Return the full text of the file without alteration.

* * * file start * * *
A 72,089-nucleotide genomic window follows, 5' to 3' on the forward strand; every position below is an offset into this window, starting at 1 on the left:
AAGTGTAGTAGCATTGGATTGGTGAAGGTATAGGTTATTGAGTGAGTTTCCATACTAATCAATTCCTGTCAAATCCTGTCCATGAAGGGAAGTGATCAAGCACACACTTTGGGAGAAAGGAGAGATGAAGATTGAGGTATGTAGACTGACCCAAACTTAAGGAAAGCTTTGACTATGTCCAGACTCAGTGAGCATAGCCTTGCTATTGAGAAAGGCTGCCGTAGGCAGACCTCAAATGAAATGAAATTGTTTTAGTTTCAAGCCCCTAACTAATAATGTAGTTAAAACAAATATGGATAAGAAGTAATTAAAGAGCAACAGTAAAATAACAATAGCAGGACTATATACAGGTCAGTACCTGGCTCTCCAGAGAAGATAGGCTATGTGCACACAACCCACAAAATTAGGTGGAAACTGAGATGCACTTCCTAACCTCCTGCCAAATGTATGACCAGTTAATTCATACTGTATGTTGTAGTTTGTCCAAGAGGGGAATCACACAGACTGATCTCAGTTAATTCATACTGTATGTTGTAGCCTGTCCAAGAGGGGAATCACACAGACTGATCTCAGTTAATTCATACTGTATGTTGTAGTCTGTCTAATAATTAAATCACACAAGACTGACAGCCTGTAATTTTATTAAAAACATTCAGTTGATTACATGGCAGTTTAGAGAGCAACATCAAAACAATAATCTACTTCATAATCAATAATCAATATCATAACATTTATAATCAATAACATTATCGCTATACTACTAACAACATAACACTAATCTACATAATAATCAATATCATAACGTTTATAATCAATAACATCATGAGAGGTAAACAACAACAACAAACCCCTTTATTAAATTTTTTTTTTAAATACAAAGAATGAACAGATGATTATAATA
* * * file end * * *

A 72,089-nucleotide genomic window follows, 5' to 3' on the forward strand; every position below is an offset into this window, starting at 1 on the left:
AAGTGTAGTAGCATTGGATTGGTGAAGGTATAGGTTATTGAGTGAGTTTCCATACTAATCAATTCCTGTCAAATCCTGTCCATGAAGGGAAGTGATCAAGCACACACTTTGGGAGAAAGGAGAGATGAAGATTGAGGTATGTAGACTGACCCAAACTTAAGGAAAGCTTTGACTATGTCCAGACTCAGTGAGCATAGCCTTGCTATTGAGAAAGGCTGCCGTAGGCAGACCTCAAATGAAATGAAATTGTTTTAGTTTCAAGCCCCTAACTAATAATGTAGTTAAAACAAATATGGATAAGAAGTAATTAAAGAGCAACAGTAAAATAACAATAGCAGGACTATATACAGGTCAGTACCTGGCTCTCCAGAGAAGATAGGCTATGTGCACACAACCCACAAAATTAGGTGGAAACTGAGATGCACTTCCTAACCTCCTGCCAAATGTATGACCAGTTAATTCATACTGTATGTTGTAGTTTGTCCAAGAGGGGAATCACACAGACTGATCTCAGTTAATTCATACTGTATGTTGTAGCCTGTCCAAGAGGGGAATCACACAGACTGATCTCAGTTAATTCATACTGTATGTTGTAGTCTGTCTAATAATTAAATCACACAAGACTGACAGCCTGTAATTTTATTAAAAACATTCAGTTGATTACATGGCAGTTTAGAGAGCAACATCAAAACAATAATCTACTTCATAATCAATAATCAATATCATAACATTTATAATCAATAACATTATCGCTATACTACTAACAACATAACACTAATCTACATAATAATCAATATCATAACGTTTATAATCAATAACATCATGAGAGGTAAACAACAACAACAAACCCCTTTATTAAATTTTTTTTTTAAATACAAAGAATGAACAGATGATTATAATA